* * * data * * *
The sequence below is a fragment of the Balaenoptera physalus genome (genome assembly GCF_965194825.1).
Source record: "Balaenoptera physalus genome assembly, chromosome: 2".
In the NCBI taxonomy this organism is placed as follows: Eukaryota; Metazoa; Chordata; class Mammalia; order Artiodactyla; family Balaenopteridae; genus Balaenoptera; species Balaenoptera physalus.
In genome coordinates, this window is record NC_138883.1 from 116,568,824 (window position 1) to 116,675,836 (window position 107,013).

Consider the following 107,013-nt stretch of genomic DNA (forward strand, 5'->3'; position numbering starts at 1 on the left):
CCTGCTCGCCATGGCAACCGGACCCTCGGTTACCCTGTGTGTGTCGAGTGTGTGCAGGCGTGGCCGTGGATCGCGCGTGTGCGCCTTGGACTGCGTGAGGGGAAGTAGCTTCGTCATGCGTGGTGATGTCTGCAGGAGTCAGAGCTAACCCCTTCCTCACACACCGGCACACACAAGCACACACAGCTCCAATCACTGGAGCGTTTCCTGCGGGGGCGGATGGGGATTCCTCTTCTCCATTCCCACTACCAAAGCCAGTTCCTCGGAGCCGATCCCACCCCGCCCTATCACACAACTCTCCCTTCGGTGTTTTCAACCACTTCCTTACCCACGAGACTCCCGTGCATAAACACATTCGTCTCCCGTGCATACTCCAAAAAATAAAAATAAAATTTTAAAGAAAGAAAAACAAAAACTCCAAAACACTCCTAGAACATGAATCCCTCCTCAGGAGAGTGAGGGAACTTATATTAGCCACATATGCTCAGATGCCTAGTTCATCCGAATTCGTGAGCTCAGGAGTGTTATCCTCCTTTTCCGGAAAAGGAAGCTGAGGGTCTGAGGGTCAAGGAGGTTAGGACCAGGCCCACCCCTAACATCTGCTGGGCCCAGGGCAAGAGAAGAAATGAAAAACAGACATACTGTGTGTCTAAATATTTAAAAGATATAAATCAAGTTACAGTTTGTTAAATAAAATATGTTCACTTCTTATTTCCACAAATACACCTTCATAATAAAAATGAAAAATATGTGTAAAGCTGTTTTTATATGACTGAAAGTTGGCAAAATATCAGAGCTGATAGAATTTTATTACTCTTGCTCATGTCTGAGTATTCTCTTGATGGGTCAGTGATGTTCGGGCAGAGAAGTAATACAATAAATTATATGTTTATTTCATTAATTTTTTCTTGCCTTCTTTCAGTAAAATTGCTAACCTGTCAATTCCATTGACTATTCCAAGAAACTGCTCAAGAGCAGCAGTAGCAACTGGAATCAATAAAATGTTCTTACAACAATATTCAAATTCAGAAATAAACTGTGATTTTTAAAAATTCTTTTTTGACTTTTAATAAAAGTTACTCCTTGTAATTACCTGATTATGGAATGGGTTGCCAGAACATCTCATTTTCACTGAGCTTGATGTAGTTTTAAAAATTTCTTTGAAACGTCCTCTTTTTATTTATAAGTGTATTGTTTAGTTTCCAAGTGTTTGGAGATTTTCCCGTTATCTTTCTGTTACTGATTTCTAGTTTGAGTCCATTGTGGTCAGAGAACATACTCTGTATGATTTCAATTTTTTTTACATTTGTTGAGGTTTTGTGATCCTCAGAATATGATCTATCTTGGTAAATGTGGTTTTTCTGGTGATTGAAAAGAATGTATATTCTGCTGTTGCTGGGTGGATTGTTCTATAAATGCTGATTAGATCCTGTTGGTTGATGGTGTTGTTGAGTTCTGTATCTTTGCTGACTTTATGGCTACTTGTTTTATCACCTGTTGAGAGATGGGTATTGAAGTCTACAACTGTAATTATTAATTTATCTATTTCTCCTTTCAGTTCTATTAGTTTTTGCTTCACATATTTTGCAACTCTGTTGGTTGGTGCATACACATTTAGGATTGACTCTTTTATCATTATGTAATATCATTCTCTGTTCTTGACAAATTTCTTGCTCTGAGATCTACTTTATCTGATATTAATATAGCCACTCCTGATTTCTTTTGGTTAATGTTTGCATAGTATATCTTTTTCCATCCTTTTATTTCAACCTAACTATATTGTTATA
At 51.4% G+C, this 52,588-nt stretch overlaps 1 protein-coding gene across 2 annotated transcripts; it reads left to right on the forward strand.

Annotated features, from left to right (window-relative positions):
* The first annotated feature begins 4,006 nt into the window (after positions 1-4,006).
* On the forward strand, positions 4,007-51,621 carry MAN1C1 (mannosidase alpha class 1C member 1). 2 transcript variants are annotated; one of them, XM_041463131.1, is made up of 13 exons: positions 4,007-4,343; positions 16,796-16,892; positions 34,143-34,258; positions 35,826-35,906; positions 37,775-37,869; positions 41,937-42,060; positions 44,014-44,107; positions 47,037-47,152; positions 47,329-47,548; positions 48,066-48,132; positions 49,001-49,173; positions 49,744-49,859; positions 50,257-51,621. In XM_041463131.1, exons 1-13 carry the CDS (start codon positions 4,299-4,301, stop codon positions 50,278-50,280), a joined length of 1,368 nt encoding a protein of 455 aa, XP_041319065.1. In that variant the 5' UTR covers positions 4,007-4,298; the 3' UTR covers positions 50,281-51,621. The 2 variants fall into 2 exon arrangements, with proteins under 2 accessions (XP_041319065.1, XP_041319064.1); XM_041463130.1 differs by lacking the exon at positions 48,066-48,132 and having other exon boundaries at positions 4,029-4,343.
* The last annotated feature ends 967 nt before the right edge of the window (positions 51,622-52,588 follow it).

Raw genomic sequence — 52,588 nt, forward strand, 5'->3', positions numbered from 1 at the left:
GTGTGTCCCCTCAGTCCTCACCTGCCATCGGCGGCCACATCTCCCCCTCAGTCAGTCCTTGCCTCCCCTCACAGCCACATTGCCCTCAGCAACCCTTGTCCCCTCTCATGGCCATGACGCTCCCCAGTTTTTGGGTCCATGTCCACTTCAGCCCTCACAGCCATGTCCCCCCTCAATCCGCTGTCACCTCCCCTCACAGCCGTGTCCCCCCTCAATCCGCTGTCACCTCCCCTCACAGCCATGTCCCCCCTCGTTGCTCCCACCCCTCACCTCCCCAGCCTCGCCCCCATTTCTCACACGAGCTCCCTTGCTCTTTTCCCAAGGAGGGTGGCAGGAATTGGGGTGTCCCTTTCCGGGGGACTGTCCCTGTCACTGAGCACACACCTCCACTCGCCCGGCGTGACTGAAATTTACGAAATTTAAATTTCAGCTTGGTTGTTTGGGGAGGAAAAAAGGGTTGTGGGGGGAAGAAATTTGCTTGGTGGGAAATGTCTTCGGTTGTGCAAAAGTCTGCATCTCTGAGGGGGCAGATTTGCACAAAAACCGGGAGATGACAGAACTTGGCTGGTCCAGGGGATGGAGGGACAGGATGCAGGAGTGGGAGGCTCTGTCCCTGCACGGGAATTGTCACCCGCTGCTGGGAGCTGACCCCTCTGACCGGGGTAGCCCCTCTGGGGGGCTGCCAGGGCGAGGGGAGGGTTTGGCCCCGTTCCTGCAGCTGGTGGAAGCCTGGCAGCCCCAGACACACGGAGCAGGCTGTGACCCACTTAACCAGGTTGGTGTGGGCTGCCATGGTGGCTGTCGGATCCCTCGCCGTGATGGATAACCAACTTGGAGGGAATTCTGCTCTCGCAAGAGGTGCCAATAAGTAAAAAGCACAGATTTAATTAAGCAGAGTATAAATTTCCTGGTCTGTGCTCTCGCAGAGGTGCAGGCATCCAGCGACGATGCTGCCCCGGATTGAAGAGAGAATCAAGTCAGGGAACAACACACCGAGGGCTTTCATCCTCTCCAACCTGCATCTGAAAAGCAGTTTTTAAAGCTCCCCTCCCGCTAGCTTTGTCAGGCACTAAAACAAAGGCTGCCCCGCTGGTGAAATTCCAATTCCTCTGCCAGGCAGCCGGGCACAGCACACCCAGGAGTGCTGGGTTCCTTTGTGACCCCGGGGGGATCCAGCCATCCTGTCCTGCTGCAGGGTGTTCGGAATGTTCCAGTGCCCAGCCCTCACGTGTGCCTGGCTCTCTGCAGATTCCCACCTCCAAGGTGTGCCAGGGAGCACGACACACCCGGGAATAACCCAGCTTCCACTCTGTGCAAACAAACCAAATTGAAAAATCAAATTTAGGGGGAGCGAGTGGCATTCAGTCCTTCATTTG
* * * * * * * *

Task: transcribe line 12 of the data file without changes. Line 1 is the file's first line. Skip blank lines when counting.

Raw genomic sequence — 52,588 nt, forward strand, 5'->3', positions numbered from 1 at the left: